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Like it is the case with any other health issue, it is important to recognize the symptoms of an abscessed tooth so the problem can be addressed as soon as possible. Abscessed tooth is not dangerous but it is painful and it can lead to a series of complications, which is why it should be treated on time.

What is an abscessed tooth?

An abscess is basically an irreversible inflammation that affects the pulp of the tooth, in the root canal. It happens after tooth decay progresses through the enamel and affects the dentin and then the pulp. When the pulp is inflamed, it causes pulpitis, which causes pain and production of pus in the root canal. An abscessed tooth can rarely be saved and usually has to be treated with antibiotics and then extracted.

Symptoms of abscessed tooth

The symptoms usually appear gradually. The first sign of an abscessed tooth is pain while chewing or any vertical force that presses the tooth downwards. There may also be some sensitivity to heat and cold. This is the sign that the decay has progressed to the dentin. At this stage, the pain is still bearable.

The pain then becomes more frequent and it is particularly present while lying down. Eventually the pain no longer depends on these factors and it becomes constant. The pain can be throbbing or pulsating, which indicates the presence of pus in the root canal.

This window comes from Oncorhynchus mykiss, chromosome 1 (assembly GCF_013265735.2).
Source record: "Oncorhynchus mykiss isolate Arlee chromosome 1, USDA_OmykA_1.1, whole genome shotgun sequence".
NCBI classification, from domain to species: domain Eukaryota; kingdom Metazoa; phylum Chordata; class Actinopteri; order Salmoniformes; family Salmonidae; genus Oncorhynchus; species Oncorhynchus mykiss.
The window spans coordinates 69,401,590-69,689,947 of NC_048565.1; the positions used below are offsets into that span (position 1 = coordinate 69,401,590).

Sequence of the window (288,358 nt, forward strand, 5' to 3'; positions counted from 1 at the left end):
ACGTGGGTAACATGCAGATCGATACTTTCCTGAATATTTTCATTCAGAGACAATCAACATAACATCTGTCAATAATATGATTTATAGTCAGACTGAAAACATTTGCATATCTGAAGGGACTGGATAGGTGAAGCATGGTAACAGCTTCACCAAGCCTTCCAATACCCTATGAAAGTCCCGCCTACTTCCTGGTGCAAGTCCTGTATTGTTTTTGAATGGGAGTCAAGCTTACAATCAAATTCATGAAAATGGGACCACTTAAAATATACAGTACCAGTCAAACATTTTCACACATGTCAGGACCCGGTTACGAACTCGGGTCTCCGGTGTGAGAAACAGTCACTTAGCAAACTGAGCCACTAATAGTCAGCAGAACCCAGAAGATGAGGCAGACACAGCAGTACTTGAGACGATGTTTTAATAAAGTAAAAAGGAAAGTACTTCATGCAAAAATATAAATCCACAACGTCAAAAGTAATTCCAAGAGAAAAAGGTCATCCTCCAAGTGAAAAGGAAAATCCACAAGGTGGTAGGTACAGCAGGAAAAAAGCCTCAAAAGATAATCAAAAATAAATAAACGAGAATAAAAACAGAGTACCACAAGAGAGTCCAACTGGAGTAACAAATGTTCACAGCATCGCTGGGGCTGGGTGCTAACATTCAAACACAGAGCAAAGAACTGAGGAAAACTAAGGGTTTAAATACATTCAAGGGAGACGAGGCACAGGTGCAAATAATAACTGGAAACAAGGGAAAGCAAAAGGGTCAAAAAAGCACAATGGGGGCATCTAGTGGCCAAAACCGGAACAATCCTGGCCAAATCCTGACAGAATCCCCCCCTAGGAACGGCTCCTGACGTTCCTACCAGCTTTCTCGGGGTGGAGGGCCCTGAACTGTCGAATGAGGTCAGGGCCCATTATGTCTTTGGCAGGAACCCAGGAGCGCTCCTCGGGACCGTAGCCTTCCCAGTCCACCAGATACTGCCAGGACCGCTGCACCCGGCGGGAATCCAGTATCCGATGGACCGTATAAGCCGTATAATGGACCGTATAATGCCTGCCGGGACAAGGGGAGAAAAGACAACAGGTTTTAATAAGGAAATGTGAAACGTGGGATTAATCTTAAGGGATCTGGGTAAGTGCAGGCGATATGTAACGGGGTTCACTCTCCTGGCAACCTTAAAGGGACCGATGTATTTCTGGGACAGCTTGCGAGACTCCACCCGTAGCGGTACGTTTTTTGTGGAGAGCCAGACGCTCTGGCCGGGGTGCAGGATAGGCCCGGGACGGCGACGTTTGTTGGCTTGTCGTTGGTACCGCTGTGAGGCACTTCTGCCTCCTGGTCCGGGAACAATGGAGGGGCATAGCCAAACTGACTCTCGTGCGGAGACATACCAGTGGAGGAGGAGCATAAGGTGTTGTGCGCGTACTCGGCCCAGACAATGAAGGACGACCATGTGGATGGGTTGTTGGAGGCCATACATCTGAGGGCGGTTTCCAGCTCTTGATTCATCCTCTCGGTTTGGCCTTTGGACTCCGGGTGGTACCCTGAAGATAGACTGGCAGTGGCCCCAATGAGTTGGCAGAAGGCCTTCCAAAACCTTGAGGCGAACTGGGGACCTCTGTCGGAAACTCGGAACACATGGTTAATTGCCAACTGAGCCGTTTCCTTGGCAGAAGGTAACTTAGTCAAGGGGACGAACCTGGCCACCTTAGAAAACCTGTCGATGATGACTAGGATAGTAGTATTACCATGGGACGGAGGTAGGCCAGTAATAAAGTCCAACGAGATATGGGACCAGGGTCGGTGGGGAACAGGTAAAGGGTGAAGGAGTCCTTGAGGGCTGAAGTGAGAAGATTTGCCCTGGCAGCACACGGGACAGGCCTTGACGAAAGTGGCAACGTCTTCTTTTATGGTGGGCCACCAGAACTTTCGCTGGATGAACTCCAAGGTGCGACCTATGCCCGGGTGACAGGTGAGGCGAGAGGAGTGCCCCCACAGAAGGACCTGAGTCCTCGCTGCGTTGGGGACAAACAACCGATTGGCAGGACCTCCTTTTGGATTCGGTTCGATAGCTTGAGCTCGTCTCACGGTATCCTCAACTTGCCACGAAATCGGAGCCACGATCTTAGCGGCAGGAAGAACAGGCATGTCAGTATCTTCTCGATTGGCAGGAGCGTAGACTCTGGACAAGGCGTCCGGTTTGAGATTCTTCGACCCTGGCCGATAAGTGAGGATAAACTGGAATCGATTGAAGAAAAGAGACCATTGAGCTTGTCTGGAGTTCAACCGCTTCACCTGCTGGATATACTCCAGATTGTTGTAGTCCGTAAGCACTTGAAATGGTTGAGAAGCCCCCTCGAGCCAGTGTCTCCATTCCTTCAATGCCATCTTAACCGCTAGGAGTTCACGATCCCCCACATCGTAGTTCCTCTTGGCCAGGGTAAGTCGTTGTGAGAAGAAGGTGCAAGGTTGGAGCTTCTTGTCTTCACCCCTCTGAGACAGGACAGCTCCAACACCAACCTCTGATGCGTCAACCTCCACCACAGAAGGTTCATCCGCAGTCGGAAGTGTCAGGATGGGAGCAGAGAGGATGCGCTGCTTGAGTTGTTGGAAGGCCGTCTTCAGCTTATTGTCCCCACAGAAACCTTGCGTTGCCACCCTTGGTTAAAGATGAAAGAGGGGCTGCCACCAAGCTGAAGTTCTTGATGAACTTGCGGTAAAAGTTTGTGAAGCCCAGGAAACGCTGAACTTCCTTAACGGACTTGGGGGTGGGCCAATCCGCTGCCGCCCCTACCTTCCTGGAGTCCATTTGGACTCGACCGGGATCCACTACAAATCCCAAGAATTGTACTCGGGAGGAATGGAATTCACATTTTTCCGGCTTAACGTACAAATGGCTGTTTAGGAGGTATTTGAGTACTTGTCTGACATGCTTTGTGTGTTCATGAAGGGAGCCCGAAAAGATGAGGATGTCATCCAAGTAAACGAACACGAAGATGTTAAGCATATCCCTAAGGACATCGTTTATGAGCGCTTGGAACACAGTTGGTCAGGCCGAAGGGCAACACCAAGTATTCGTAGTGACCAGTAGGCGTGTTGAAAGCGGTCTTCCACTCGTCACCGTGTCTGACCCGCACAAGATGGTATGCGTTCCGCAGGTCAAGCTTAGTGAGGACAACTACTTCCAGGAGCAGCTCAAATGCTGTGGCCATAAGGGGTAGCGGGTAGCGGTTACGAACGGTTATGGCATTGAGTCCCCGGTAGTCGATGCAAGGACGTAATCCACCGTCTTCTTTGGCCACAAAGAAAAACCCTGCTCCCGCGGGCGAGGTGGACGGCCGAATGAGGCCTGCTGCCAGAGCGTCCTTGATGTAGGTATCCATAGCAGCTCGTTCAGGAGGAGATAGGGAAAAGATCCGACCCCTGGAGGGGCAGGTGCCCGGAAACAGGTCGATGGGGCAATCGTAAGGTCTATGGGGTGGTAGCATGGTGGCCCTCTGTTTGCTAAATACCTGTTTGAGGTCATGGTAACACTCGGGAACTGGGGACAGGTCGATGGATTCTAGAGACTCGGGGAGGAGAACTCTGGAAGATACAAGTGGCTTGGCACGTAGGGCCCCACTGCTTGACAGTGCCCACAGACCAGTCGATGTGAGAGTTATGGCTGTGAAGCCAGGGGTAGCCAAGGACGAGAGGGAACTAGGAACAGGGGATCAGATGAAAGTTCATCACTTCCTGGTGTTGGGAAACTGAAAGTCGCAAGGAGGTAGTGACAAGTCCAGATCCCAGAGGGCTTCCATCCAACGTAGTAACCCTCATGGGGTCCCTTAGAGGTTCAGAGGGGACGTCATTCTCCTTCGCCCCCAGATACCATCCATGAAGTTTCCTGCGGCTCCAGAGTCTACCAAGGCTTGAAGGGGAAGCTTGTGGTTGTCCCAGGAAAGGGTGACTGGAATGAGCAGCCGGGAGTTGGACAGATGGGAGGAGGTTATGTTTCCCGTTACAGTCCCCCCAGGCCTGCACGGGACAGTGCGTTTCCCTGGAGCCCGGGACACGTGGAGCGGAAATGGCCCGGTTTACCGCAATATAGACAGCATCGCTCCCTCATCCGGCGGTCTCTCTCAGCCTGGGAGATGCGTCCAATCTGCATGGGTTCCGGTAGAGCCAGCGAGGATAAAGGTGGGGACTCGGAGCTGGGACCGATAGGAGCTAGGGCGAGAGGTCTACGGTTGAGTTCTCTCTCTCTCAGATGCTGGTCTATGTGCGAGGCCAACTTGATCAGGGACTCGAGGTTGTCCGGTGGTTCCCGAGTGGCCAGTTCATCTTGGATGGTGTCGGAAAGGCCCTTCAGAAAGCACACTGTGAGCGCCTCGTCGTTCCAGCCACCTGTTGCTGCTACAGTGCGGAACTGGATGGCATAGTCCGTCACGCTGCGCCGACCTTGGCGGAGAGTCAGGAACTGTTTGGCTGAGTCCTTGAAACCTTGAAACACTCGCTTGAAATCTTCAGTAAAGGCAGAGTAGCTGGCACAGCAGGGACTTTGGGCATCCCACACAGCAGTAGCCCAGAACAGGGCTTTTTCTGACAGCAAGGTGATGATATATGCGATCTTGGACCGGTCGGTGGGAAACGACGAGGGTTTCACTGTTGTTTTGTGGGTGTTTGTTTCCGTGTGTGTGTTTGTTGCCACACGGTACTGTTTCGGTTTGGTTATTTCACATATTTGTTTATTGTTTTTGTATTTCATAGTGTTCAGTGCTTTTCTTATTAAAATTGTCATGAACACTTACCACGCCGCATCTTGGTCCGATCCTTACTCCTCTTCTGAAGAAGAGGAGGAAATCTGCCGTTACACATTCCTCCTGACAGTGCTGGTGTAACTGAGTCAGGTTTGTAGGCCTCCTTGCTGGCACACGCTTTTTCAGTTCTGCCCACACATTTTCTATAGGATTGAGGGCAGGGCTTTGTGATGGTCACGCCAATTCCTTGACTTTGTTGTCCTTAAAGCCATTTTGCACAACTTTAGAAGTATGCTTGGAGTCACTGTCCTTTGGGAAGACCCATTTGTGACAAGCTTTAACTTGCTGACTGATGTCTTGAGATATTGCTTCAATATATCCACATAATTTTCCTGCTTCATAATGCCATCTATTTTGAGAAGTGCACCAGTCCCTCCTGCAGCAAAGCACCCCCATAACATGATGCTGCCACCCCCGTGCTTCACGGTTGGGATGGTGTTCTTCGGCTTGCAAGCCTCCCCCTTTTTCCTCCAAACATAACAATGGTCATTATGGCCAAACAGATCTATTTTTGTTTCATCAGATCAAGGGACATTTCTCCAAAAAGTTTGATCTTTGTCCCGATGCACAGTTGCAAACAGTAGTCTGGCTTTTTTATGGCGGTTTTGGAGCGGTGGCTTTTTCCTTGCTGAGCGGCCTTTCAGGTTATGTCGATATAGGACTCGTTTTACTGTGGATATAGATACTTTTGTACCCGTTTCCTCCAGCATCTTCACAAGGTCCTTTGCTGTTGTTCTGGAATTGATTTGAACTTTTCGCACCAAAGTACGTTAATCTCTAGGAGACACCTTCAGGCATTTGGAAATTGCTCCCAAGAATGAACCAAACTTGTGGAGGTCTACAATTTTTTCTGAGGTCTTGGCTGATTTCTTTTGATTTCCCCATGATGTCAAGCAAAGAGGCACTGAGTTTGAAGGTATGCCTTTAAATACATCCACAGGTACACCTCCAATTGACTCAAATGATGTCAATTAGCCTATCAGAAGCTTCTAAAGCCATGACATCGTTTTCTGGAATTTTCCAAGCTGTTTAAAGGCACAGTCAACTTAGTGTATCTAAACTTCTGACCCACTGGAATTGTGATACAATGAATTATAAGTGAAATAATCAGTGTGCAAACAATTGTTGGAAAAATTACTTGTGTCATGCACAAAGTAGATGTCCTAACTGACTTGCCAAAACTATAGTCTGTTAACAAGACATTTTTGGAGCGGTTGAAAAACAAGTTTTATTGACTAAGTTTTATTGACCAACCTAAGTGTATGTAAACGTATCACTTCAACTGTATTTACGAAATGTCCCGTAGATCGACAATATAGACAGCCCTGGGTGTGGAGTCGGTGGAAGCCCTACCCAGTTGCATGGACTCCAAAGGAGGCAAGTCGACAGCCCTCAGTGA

There may also be some strange or foul taste in the mouth. The taste can become so bad and intense that it significantly reduces the appetite. Foul taste is associated with bad breath or halitosis, especially in the morning, upon waking up and after meals.

The lymph glands in the vicinity of the abscessed tooth may become enlarged, tender and painful to touch. This is particularly common if the abscess affects a wisdom tooth. In this case, there may even be some difficulty opening and closing the mouth, which makes it difficult to eat.

There may even be some systemic symptoms of abscessed tooth, which can include fever, chills, loss of appetite, irritation, anxiety and even nausea.

The gums around the abscessed tooth will become red, swollen, irritated and sore. The swelling eventually spreads to the part of the mouth where the tooth is located. In some cases the whole side of the face becomes swollen.

The pus-filled swelling at the tip of the root can burst and the pus will ooze, leaving an opening in the gums.

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